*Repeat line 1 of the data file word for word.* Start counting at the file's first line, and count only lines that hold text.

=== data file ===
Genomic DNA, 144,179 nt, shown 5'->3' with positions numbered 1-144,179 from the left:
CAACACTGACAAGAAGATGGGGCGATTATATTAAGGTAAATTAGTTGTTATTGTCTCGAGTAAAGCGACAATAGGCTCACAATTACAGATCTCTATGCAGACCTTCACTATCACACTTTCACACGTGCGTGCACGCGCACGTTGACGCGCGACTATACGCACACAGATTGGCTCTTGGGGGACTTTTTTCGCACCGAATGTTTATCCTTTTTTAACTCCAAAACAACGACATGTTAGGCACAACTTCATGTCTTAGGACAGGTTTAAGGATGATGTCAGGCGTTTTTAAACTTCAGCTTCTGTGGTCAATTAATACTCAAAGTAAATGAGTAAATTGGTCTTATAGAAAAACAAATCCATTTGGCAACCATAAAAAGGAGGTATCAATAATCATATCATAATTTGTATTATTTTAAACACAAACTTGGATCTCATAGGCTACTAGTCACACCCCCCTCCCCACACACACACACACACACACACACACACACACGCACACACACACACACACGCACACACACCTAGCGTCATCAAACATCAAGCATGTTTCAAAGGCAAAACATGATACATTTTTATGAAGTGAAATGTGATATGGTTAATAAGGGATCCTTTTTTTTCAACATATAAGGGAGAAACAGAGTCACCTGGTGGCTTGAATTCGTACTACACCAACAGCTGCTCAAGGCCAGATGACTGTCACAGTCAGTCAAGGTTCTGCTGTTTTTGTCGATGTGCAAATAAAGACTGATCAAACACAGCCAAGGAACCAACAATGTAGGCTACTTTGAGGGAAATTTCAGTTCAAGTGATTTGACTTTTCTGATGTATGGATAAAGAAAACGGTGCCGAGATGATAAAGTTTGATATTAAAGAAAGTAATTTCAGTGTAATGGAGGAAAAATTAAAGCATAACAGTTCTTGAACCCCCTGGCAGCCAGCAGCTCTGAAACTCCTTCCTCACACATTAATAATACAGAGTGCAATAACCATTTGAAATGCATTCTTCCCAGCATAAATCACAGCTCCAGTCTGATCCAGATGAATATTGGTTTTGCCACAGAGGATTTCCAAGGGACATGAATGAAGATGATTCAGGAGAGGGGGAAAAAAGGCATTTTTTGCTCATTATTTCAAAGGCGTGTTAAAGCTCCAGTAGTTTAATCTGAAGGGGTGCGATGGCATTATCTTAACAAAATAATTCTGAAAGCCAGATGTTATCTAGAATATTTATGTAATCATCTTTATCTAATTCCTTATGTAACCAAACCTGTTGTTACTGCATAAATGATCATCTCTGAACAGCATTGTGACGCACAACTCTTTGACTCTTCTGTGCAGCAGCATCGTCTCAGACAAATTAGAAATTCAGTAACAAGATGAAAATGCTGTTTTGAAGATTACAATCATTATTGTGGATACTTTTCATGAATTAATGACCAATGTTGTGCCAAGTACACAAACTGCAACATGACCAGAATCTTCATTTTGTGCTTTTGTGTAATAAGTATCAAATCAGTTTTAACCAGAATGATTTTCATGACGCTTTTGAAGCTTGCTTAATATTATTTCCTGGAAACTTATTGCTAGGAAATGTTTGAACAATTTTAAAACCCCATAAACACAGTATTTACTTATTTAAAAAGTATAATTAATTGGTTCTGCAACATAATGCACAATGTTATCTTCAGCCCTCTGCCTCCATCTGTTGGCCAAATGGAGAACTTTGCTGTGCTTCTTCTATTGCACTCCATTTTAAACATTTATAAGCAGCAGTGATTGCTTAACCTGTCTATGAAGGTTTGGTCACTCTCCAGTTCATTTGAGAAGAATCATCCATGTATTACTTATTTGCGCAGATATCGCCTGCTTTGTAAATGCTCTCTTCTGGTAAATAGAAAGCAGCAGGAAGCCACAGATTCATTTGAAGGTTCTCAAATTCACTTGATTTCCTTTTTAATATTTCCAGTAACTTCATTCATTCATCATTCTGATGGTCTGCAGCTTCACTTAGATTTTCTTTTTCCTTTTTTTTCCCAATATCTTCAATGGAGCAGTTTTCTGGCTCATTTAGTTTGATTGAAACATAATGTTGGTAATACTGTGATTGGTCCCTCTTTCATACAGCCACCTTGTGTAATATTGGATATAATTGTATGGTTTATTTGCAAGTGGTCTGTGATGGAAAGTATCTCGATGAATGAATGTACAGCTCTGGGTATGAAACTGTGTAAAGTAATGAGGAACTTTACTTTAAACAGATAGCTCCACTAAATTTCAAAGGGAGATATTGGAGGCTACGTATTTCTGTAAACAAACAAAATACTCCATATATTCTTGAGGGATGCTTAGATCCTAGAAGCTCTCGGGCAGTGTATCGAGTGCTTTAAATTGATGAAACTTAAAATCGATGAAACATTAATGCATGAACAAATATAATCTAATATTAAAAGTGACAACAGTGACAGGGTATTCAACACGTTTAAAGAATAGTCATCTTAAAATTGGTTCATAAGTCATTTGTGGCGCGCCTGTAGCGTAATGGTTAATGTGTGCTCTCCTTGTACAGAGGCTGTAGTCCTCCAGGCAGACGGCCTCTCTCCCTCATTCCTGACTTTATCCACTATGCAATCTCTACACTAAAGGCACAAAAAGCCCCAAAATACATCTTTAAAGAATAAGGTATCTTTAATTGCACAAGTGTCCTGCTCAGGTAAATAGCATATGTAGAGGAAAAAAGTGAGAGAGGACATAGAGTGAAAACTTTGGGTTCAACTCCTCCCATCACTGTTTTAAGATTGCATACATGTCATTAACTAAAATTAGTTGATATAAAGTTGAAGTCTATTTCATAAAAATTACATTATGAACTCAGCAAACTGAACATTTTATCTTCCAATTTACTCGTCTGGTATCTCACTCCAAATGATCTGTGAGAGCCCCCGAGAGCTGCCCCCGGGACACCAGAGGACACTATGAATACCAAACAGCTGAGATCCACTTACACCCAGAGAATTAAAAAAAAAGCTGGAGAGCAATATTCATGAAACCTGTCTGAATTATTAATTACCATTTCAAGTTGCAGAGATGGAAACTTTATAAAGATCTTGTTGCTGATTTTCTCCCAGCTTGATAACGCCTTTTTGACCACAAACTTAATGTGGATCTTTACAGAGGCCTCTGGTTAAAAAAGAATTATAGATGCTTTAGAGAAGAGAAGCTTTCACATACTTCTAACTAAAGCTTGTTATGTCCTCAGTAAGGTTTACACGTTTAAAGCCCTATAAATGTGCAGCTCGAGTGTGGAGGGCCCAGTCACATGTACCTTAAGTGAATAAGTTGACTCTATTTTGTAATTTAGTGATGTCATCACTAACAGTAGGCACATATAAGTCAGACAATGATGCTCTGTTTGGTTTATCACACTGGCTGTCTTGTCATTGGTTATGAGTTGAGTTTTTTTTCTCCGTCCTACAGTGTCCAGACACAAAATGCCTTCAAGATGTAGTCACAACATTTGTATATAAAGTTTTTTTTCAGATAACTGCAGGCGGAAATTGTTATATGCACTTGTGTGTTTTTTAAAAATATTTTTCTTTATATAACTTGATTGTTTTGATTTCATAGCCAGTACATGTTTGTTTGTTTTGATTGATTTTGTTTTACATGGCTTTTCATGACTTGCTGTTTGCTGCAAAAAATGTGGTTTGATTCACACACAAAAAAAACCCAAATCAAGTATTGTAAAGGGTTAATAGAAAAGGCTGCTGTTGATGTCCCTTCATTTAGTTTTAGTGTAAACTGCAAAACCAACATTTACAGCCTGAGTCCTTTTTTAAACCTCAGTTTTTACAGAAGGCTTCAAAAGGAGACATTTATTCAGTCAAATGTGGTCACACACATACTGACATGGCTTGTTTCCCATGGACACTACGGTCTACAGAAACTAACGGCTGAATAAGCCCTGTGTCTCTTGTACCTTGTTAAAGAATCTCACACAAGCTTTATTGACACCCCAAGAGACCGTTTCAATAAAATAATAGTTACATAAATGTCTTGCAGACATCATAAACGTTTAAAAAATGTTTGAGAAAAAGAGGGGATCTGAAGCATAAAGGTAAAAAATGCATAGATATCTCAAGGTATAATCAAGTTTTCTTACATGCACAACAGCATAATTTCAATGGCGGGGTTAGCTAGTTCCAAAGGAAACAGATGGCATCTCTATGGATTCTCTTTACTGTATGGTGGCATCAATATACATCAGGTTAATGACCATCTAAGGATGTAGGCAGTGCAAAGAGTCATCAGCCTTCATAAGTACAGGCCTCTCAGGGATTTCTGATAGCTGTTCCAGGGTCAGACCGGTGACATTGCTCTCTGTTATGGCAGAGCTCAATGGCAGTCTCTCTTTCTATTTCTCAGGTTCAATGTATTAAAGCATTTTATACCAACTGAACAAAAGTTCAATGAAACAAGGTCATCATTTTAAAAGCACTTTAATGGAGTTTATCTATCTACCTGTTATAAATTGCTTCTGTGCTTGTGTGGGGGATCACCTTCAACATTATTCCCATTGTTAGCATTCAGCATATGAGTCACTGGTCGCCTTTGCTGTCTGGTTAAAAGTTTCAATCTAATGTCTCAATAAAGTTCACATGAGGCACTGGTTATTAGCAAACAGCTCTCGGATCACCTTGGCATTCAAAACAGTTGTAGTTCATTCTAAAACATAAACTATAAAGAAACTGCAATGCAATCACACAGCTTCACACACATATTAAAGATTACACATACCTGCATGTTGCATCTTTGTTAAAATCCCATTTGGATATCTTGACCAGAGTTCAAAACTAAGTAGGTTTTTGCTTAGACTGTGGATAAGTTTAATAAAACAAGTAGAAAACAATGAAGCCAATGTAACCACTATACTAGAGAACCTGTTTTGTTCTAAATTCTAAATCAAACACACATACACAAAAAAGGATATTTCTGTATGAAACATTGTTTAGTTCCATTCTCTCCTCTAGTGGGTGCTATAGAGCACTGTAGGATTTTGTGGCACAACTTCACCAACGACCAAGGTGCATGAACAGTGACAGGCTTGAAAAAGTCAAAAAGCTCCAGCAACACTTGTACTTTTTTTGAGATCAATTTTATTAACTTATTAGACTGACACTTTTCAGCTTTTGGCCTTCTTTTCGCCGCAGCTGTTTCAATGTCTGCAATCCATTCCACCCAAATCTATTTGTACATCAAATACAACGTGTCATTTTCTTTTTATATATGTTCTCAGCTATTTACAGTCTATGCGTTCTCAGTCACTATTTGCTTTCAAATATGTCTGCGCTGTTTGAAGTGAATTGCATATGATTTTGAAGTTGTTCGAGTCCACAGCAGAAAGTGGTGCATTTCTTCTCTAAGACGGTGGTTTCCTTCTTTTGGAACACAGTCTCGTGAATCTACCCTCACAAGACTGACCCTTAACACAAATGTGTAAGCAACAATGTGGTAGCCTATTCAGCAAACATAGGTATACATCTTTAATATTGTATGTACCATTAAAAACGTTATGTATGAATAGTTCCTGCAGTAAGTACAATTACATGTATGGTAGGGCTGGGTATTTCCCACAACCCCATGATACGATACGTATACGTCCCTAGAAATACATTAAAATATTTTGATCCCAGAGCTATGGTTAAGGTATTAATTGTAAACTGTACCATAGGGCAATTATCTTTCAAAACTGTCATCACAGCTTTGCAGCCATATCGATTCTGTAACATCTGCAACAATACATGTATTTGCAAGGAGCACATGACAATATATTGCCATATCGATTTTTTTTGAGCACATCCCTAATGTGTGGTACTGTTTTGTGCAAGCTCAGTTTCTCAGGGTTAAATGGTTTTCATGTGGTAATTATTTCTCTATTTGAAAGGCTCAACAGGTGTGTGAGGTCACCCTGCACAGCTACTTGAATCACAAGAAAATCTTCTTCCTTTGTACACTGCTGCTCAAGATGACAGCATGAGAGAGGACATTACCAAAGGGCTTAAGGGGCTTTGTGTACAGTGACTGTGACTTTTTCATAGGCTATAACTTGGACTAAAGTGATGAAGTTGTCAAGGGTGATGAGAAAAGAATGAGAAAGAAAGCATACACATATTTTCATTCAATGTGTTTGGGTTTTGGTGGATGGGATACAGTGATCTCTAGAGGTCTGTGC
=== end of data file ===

Genomic DNA, 144,179 nt, shown 5'->3' with positions numbered 1-144,179 from the left: